• A total of 533 diabetic individuals using the Marshall, Minn, medical care system were identified as potential subjects for a study of unrecognized eye disease. Of these, 172 (32%) stated they had never had an ophthalmologic eye examination and subsequently were defined as being at high risk for unrecognized diabetic eye disease. Ophthalmic examination was performed on 145 (84%) of these high-risk individuals and revealed that 61% had clinical characteristics consistent with diabetic retinopathy, glaucoma, cataract, or other eye abnormalities. Twenty-five (17%) of these subjects presented with eye disease that required immediate treatment, referral, or accelerated follow-up. Of those indicating they had an ophthalmologist, approximately 35% reported a time since last visit of 2 years or greater. These findings indicate a high prevalence of ocular morbidity among diabetic individuals who are not under routine ophthalmic surveillance and suggest that improvements in patient and professional compliance with recommended guidelines for eye care are warranted.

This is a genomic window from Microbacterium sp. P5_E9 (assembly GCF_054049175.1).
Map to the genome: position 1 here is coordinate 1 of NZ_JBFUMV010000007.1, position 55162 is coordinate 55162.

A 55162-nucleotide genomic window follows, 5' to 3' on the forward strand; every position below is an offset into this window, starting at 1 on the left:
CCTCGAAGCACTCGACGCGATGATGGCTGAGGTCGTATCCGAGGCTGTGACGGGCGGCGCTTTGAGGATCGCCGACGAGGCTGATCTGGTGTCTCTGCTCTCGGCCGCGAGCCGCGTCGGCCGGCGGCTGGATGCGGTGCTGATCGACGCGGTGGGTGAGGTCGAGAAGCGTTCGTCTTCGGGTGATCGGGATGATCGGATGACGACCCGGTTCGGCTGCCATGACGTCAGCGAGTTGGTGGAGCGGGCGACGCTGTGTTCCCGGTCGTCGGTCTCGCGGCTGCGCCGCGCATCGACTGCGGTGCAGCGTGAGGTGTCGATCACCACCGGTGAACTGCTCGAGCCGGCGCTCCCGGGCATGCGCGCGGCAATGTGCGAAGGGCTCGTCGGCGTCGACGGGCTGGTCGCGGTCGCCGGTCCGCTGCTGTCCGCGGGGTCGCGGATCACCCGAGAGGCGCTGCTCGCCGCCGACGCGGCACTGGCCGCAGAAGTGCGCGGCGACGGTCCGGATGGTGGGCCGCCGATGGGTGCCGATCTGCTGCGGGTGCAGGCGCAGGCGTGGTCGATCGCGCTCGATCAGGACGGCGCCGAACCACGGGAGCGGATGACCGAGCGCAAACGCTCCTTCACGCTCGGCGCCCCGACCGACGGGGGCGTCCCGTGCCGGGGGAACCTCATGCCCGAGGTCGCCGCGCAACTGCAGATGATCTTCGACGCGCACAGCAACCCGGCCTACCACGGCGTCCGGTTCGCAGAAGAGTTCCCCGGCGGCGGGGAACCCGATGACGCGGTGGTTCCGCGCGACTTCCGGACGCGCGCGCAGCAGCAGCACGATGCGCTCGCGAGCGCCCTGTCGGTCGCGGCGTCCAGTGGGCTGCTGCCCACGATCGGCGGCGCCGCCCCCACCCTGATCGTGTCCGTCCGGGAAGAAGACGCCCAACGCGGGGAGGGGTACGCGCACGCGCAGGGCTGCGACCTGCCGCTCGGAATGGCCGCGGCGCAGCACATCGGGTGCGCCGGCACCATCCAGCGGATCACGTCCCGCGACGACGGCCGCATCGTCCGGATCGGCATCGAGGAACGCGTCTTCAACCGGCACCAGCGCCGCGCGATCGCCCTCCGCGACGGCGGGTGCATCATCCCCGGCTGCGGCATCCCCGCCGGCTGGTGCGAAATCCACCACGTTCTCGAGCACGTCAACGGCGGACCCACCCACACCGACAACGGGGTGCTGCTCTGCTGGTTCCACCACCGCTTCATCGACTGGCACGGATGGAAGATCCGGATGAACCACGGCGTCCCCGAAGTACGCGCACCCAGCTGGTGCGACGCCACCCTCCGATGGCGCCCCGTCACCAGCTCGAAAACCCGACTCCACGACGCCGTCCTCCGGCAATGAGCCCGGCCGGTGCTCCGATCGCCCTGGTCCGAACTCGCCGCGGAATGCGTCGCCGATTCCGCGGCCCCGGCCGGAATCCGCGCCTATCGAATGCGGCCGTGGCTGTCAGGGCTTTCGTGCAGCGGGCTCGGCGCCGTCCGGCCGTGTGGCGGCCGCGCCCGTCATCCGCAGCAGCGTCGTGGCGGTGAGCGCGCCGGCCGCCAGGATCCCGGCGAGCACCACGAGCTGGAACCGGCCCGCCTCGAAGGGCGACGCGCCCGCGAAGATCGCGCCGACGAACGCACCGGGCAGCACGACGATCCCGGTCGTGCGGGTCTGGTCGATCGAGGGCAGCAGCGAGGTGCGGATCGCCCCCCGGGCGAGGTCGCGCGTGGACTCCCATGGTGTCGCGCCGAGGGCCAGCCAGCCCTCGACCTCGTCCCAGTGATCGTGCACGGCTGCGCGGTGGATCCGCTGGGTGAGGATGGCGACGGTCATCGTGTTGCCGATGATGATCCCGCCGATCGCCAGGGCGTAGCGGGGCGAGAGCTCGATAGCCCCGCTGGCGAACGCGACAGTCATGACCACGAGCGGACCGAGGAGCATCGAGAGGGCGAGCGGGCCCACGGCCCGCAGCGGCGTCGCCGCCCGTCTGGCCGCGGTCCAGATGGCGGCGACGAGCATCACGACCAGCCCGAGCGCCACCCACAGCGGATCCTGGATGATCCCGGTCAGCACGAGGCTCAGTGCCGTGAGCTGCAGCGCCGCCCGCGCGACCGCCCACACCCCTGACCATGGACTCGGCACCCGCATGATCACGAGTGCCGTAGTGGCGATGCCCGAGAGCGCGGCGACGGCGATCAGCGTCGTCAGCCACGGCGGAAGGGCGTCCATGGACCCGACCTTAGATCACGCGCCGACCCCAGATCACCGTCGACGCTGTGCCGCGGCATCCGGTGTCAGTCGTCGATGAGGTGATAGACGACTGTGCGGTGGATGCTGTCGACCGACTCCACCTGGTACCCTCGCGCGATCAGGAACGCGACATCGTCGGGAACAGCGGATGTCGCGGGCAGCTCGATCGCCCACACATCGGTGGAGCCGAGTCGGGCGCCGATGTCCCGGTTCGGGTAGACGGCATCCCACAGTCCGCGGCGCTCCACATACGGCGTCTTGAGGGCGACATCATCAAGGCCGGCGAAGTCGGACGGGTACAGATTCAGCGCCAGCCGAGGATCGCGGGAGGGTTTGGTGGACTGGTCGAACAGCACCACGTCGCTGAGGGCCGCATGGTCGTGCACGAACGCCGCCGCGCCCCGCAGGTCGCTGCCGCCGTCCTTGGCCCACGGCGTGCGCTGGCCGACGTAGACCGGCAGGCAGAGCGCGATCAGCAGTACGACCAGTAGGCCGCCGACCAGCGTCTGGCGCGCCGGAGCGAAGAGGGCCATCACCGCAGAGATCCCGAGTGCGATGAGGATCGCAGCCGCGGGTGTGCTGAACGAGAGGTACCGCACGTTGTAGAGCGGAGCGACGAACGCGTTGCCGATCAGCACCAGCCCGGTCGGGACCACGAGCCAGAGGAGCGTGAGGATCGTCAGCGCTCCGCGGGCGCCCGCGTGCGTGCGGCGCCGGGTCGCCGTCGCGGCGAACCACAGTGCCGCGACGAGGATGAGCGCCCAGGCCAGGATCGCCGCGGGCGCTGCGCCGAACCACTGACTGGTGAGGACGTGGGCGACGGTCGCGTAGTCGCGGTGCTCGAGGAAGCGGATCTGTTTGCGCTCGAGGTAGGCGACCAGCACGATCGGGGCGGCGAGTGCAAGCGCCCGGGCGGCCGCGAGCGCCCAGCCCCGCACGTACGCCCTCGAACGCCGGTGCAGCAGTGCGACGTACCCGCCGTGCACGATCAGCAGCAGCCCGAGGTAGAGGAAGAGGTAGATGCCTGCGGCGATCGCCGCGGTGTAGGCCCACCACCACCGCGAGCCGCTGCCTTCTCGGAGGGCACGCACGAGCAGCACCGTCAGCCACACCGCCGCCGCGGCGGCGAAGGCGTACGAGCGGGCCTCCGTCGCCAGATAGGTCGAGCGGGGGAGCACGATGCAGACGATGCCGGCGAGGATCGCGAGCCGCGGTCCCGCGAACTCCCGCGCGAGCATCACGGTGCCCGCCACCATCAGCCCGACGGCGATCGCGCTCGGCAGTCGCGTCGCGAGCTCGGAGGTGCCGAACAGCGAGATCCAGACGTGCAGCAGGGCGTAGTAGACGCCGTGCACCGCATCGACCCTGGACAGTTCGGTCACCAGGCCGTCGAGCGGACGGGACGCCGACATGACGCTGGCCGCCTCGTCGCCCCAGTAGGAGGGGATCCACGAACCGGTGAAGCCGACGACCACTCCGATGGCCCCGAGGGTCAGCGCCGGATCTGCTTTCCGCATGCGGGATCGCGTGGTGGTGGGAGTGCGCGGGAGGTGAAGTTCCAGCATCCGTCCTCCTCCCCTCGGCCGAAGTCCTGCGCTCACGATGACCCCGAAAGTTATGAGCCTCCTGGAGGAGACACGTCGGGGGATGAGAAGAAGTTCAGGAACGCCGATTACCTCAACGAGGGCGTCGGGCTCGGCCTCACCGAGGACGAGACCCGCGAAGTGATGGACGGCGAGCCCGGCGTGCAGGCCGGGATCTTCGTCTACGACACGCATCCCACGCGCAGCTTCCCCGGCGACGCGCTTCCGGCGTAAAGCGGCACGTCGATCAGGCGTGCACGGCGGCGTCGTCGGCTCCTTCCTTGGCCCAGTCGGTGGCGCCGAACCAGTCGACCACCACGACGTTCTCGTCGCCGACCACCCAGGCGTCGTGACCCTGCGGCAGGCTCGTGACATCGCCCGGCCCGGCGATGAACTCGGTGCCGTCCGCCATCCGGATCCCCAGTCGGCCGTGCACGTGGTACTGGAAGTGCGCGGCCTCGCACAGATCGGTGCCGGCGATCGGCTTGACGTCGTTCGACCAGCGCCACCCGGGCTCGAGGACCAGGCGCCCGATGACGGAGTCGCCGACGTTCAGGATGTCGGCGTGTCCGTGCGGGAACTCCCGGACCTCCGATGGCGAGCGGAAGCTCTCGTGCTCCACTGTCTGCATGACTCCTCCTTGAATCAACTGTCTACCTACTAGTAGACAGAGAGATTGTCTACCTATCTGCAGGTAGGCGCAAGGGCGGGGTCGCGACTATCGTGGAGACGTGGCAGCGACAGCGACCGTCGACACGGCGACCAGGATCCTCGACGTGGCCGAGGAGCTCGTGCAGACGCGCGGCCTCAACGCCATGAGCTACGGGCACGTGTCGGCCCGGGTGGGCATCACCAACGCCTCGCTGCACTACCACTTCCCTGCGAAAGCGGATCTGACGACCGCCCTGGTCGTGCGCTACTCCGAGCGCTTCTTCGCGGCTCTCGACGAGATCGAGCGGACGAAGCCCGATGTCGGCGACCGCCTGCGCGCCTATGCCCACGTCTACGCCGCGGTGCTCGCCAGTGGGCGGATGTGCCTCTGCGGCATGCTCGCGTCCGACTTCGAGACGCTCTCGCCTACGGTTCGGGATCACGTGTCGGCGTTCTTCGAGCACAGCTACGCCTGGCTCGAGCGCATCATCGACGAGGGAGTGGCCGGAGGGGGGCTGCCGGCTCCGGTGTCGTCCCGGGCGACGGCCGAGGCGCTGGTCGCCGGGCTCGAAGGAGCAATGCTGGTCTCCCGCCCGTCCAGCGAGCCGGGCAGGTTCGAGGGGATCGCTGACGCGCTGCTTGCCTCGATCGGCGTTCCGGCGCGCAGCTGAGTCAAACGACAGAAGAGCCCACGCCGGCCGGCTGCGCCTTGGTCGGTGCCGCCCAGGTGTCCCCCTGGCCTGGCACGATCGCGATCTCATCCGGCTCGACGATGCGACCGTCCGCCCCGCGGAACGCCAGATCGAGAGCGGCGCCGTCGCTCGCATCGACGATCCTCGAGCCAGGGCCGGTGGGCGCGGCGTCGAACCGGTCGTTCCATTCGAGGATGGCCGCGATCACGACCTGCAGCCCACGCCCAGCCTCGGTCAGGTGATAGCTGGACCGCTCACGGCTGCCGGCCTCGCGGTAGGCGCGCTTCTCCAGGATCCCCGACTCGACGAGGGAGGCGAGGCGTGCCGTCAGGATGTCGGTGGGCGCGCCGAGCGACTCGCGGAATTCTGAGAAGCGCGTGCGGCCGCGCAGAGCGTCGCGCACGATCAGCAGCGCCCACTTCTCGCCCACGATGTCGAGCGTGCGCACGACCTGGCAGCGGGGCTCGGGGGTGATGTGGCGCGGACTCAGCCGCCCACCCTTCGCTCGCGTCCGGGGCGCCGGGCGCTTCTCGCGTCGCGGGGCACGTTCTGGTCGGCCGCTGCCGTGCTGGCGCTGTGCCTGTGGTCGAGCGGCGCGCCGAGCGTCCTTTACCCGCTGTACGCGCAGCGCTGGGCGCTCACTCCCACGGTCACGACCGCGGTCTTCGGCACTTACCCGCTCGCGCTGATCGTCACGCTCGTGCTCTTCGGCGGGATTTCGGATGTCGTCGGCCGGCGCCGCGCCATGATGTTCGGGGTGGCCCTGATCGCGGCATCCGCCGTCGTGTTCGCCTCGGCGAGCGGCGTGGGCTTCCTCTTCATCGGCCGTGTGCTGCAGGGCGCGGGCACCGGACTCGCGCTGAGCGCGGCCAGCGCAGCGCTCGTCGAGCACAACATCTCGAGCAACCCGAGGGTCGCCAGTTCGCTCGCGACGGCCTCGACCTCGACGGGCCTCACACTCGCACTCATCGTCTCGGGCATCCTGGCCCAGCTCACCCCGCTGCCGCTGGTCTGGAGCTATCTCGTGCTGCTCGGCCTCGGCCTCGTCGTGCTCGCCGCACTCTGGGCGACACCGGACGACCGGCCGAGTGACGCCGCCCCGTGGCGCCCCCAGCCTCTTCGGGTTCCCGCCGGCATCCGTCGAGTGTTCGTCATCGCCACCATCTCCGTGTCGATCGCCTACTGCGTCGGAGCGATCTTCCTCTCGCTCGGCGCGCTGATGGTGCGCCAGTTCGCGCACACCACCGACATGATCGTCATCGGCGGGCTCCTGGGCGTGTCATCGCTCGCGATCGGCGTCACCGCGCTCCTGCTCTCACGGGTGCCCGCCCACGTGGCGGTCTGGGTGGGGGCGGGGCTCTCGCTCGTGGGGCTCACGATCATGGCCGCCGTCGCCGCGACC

(Arch Intern Med. 1990;150:857-861)